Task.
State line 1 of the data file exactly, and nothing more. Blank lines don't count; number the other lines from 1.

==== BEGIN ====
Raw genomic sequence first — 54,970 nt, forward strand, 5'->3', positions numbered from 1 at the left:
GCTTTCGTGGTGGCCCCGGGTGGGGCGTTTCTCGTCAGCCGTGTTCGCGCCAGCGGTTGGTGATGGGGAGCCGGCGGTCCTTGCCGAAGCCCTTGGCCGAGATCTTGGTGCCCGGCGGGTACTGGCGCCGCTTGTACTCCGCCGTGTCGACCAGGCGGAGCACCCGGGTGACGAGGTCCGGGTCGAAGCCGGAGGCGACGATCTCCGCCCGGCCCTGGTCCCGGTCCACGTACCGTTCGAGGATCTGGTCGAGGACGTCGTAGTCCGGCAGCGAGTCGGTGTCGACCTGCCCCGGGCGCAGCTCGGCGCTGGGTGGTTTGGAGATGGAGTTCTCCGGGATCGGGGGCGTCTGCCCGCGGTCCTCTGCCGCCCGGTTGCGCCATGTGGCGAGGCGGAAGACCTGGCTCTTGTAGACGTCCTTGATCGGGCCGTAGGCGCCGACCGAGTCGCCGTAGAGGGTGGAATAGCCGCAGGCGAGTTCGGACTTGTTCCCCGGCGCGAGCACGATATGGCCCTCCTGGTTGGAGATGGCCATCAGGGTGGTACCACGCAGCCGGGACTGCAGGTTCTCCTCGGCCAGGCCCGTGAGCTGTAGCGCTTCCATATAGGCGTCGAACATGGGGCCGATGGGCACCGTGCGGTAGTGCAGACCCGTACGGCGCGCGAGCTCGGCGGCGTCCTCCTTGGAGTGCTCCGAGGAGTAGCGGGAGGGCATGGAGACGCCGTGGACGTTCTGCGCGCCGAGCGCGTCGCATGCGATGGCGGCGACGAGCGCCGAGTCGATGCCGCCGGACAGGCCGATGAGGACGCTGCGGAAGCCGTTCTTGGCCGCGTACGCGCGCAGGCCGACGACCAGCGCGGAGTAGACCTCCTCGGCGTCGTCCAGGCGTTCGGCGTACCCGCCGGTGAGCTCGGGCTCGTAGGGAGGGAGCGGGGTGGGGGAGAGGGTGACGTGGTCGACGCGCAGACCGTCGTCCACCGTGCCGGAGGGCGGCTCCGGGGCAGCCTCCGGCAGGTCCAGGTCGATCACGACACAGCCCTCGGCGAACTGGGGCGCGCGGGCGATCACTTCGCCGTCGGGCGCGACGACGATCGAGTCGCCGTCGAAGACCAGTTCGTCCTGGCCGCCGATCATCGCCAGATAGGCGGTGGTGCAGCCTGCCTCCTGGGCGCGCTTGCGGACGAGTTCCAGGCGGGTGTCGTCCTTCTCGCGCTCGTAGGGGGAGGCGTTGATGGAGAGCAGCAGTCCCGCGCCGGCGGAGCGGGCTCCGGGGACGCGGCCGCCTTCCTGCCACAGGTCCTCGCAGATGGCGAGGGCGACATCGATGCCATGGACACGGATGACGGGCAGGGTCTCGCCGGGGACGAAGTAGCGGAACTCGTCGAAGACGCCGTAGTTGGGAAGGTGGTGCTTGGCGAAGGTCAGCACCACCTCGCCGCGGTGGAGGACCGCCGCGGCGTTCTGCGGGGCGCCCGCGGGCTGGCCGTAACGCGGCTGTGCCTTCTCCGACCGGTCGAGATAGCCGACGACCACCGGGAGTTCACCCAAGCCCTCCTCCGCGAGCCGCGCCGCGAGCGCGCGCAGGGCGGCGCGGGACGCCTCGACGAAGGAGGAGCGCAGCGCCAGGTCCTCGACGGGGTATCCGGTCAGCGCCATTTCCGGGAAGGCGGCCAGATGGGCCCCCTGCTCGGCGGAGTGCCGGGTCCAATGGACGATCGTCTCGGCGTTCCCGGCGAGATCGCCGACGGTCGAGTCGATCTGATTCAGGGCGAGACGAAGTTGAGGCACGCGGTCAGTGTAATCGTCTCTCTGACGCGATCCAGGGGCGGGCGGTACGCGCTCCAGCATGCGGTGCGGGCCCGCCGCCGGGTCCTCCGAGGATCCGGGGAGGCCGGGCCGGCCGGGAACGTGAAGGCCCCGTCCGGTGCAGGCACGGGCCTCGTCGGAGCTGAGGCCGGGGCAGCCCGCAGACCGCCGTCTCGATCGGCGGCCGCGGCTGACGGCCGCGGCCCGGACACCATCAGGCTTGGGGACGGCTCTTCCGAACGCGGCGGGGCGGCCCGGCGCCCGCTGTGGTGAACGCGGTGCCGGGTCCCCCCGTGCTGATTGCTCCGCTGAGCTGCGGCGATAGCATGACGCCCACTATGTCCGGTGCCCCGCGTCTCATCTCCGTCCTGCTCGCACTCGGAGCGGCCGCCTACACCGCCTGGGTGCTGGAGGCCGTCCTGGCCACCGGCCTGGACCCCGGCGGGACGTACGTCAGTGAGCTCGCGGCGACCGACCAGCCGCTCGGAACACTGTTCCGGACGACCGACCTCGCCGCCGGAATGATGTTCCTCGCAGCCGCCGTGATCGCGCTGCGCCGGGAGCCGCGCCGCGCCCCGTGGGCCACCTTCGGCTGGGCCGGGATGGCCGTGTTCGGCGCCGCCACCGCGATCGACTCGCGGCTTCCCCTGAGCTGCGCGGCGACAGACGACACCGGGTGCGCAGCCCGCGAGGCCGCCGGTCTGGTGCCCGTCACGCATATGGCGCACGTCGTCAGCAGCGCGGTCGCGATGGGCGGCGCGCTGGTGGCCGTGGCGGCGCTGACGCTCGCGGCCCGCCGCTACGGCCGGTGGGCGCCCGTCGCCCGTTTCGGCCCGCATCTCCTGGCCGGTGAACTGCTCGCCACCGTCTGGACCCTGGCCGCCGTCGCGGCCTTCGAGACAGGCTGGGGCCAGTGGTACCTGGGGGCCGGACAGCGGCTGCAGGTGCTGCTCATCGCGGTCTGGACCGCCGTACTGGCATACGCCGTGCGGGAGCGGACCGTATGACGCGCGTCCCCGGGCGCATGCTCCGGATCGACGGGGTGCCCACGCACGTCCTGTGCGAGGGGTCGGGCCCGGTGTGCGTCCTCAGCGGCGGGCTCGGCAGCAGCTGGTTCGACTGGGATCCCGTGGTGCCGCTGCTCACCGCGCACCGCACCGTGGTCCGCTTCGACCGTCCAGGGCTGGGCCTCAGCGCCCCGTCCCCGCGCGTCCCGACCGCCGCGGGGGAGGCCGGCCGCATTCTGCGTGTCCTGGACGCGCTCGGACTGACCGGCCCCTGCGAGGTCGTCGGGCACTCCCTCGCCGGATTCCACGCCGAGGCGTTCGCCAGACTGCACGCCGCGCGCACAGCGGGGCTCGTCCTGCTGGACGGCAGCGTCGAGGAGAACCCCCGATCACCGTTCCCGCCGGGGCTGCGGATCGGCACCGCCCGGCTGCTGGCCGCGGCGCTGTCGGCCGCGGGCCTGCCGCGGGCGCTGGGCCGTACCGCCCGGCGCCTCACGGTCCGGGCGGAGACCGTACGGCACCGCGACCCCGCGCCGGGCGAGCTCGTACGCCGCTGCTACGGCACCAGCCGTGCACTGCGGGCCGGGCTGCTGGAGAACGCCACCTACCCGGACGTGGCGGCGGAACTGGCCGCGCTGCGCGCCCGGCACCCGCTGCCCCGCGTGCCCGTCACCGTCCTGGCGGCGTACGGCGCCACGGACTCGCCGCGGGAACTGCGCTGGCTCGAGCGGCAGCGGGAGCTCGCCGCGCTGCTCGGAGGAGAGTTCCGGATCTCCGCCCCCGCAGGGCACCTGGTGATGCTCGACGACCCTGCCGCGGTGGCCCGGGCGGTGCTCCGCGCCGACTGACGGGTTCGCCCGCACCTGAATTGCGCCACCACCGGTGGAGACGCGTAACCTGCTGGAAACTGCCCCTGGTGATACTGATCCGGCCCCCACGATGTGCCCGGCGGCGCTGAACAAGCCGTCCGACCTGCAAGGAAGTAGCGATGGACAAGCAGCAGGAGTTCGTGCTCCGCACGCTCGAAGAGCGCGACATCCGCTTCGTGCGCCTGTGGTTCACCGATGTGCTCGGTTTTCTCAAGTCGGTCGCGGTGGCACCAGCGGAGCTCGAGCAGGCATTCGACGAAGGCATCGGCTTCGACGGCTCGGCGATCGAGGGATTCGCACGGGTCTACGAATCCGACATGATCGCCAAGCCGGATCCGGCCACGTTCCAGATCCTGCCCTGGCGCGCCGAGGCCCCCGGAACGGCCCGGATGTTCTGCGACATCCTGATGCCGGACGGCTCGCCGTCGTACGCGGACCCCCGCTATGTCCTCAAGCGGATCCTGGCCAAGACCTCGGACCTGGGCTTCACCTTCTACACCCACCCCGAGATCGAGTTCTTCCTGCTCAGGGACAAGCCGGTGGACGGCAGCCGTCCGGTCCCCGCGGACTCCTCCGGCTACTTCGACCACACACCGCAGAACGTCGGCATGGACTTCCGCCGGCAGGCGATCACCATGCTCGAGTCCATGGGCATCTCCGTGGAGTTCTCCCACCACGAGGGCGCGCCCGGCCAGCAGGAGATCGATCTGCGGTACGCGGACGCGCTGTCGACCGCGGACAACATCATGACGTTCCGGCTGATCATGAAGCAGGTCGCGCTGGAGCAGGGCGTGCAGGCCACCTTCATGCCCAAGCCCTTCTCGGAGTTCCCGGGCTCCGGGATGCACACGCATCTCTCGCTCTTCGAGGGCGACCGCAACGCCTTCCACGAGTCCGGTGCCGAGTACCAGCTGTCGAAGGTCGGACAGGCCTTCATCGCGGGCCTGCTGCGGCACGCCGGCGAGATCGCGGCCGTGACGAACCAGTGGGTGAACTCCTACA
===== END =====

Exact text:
Raw genomic sequence first — 54,970 nt, forward strand, 5'->3', positions numbered from 1 at the left: